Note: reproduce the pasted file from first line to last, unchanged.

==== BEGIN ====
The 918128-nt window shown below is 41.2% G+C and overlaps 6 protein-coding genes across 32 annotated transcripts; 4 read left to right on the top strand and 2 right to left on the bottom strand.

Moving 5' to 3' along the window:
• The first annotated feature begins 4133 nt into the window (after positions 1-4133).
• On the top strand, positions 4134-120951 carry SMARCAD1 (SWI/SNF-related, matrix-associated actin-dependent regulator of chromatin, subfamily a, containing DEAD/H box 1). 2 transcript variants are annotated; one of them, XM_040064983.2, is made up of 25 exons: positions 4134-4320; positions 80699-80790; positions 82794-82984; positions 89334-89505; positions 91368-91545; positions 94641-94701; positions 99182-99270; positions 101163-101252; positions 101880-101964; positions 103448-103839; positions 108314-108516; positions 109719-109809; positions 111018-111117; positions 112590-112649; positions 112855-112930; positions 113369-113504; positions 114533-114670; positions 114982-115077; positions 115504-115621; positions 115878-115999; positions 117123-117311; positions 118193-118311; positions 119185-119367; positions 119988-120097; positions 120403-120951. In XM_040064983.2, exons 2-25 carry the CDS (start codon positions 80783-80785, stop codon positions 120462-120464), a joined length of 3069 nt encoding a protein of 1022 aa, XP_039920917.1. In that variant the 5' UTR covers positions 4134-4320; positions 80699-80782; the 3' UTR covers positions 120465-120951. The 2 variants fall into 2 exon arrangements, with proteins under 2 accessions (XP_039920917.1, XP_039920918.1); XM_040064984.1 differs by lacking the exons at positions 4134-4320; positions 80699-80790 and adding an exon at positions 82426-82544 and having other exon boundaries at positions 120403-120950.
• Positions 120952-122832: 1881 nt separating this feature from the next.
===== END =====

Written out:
The 918128-nt window shown below is 41.2% G+C and overlaps 6 protein-coding genes across 32 annotated transcripts; 4 read left to right on the top strand and 2 right to left on the bottom strand.

Moving 5' to 3' along the window:
• The first annotated feature begins 4133 nt into the window (after positions 1-4133).
• On the top strand, positions 4134-120951 carry SMARCAD1 (SWI/SNF-related, matrix-associated actin-dependent regulator of chromatin, subfamily a, containing DEAD/H box 1). 2 transcript variants are annotated; one of them, XM_040064983.2, is made up of 25 exons: positions 4134-4320; positions 80699-80790; positions 82794-82984; positions 89334-89505; positions 91368-91545; positions 94641-94701; positions 99182-99270; positions 101163-101252; positions 101880-101964; positions 103448-103839; positions 108314-108516; positions 109719-109809; positions 111018-111117; positions 112590-112649; positions 112855-112930; positions 113369-113504; positions 114533-114670; positions 114982-115077; positions 115504-115621; positions 115878-115999; positions 117123-117311; positions 118193-118311; positions 119185-119367; positions 119988-120097; positions 120403-120951. In XM_040064983.2, exons 2-25 carry the CDS (start codon positions 80783-80785, stop codon positions 120462-120464), a joined length of 3069 nt encoding a protein of 1022 aa, XP_039920917.1. In that variant the 5' UTR covers positions 4134-4320; positions 80699-80782; the 3' UTR covers positions 120465-120951. The 2 variants fall into 2 exon arrangements, with proteins under 2 accessions (XP_039920917.1, XP_039920918.1); XM_040064984.1 differs by lacking the exons at positions 4134-4320; positions 80699-80790 and adding an exon at positions 82426-82544 and having other exon boundaries at positions 120403-120950.
• Positions 120952-122832: 1881 nt separating this feature from the next.